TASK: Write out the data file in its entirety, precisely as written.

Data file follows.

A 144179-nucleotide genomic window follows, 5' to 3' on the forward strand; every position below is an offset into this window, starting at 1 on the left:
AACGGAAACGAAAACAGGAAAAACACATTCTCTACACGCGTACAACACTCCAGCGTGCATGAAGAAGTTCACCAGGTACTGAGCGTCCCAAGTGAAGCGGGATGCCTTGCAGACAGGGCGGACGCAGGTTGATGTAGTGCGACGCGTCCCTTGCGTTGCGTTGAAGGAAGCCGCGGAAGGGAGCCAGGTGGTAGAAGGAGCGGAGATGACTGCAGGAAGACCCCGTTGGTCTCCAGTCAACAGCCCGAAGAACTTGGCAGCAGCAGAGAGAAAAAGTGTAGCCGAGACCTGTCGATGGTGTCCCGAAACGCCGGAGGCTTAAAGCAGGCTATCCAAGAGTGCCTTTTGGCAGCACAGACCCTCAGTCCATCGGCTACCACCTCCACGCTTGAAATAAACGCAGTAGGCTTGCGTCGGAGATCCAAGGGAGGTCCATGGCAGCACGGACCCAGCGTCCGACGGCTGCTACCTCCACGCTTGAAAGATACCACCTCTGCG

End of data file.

A 144179-nucleotide genomic window follows, 5' to 3' on the forward strand; every position below is an offset into this window, starting at 1 on the left:
AACGGAAACGAAAACAGGAAAAACACATTCTCTACACGCGTACAACACTCCAGCGTGCATGAAGAAGTTCACCAGGTACTGAGCGTCCCAAGTGAAGCGGGATGCCTTGCAGACAGGGCGGACGCAGGTTGATGTAGTGCGACGCGTCCCTTGCGTTGCGTTGAAGGAAGCCGCGGAAGGGAGCCAGGTGGTAGAAGGAGCGGAGATGACTGCAGGAAGACCCCGTTGGTCTCCAGTCAACAGCCCGAAGAACTTGGCAGCAGCAGAGAGAAAAAGTGTAGCCGAGACCTGTCGATGGTGTCCCGAAACGCCGGAGGCTTAAAGCAGGCTATCCAAGAGTGCCTTTTGGCAGCACAGACCCTCAGTCCATCGGCTACCACCTCCACGCTTGAAATAAACGCAGTAGGCTTGCGTCGGAGATCCAAGGGAGGTCCATGGCAGCACGGACCCAGCGTCCGACGGCTGCTACCTCCACGCTTGAAAGATACCACCTCTGCG